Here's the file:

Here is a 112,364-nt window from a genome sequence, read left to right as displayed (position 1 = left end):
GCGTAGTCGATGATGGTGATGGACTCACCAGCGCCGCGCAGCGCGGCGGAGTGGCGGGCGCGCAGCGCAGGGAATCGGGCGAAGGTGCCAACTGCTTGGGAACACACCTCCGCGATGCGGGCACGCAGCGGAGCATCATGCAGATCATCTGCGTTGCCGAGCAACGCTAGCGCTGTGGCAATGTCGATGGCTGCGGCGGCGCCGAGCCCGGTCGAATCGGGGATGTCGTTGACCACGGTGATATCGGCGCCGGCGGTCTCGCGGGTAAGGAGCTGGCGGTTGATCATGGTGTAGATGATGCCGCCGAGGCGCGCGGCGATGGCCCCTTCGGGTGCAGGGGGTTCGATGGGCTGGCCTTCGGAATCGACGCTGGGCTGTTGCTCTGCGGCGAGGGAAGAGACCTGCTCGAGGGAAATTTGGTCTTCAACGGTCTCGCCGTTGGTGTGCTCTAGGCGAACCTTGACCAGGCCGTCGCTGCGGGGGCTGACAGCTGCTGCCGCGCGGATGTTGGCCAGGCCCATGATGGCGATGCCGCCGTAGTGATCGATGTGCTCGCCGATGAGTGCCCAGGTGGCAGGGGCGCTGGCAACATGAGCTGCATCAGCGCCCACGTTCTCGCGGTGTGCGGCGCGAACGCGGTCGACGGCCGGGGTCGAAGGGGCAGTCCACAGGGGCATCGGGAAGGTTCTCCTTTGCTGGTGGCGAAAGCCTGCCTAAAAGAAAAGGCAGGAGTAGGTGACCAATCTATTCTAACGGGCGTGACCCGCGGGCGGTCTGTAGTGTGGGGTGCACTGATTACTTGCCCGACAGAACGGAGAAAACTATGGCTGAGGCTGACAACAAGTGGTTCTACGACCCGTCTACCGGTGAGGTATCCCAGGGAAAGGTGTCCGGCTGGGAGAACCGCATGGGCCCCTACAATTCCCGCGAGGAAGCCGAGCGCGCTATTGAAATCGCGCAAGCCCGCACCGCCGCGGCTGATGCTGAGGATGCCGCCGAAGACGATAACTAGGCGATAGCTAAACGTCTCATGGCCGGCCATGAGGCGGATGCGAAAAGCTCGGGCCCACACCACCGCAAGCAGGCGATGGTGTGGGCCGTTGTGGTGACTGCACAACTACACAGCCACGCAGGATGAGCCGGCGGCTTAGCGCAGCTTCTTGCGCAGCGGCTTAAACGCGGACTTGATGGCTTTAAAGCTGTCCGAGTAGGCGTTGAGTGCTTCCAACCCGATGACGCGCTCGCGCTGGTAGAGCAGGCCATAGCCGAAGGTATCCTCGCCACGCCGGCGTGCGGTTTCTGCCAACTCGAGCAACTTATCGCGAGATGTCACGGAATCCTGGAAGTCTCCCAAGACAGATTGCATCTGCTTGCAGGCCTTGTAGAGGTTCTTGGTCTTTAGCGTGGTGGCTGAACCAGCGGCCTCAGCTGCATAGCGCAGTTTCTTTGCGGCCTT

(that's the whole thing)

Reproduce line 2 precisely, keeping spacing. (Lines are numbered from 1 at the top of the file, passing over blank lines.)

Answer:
GCGTAGTCGATGATGGTGATGGACTCACCAGCGCCGCGCAGCGCGGCGGAGTGGCGGGCGCGCAGCGCAGGGAATCGGGCGAAGGTGCCAACTGCTTGGGAACACACCTCCGCGATGCGGGCACGCAGCGGAGCATCATGCAGATCATCTGCGTTGCCGAGCAACGCTAGCGCTGTGGCAATGTCGATGGCTGCGGCGGCGCCGAGCCCGGTCGAATCGGGGATGTCGTTGACCACGGTGATATCGGCGCCGGCGGTCTCGCGGGTAAGGAGCTGGCGGTTGATCATGGTGTAGATGATGCCGCCGAGGCGCGCGGCGATGGCCCCTTCGGGTGCAGGGGGTTCGATGGGCTGGCCTTCGGAATCGACGCTGGGCTGTTGCTCTGCGGCGAGGGAAGAGACCTGCTCGAGGGAAATTTGGTCTTCAACGGTCTCGCCGTTGGTGTGCTCTAGGCGAACCTTGACCAGGCCGTCGCTGCGGGGGCTGACAGCTGCTGCCGCGCGGATGTTGGCCAGGCCCATGATGGCGATGCCGCCGTAGTGATCGATGTGCTCGCCGATGAGTGCCCAGGTGGCAGGGGCGCTGGCAACATGAGCTGCATCAGCGCCCACGTTCTCGCGGTGTGCGGCGCGAACGCGGTCGACGGCCGGGGTCGAAGGGGCAGTCCACAGGGGCATCGGGAAGGTTCTCCTTTGCTGGTGGCGAAAGCCTGCCTAAAAGAAAAGGCAGGAGTAGGTGACCAATCTATTCTAACGGGCGTGACCCGCGGGCGGTCTGTAGTGTGGGGTGCACTGATTACTTGCCCGACAGAACGGAGAAAACTATGGCTGAGGCTGACAACAAGTGGTTCTACGACCCGTCTACCGGTGAGGTATCCCAGGGAAAGGTGTCCGGCTGGGAGAACCGCATGGGCCCCTACAATTCCCGCGAGGAAGCCGAGCGCGCTATTGAAATCGCGCAAGCCCGCACCGCCGCGGCTGATGCTGAGGATGCCGCCGAAGACGATAACTAGGCGATAGCTAAACGTCTCATGGCCGGCCATGAGGCGGATGCGAAAAGCTCGGGCCCACACCACCGCAAGCAGGCGATGGTGTGGGCCGTTGTGGTGACTGCACAACTACACAGCCACGCAGGATGAGCCGGCGGCTTAGCGCAGCTTCTTGCGCAGCGGCTTAAACGCGGACTTGATGGCTTTAAAGCTGTCCGAGTAGGCGTTGAGTGCTTCCAACCCGATGACGCGCTCGCGCTGGTAGAGCAGGCCATAGCCGAAGGTATCCTCGCCACGCCGGCGTGCGGTTTCTGCCAACTCGAGCAACTTATCGCGAGATGTCACGGAATCCTGGAAGTCTCCCAAGACAGATTGCATCTGCTTGCAGGCCTTGTAGAGGTTCTTGGTCTTTAGCGTGGTGGCTGAACCAGCGGCCTCAGCTGCATAGCGCAGTTTCTTTGCGGCCTT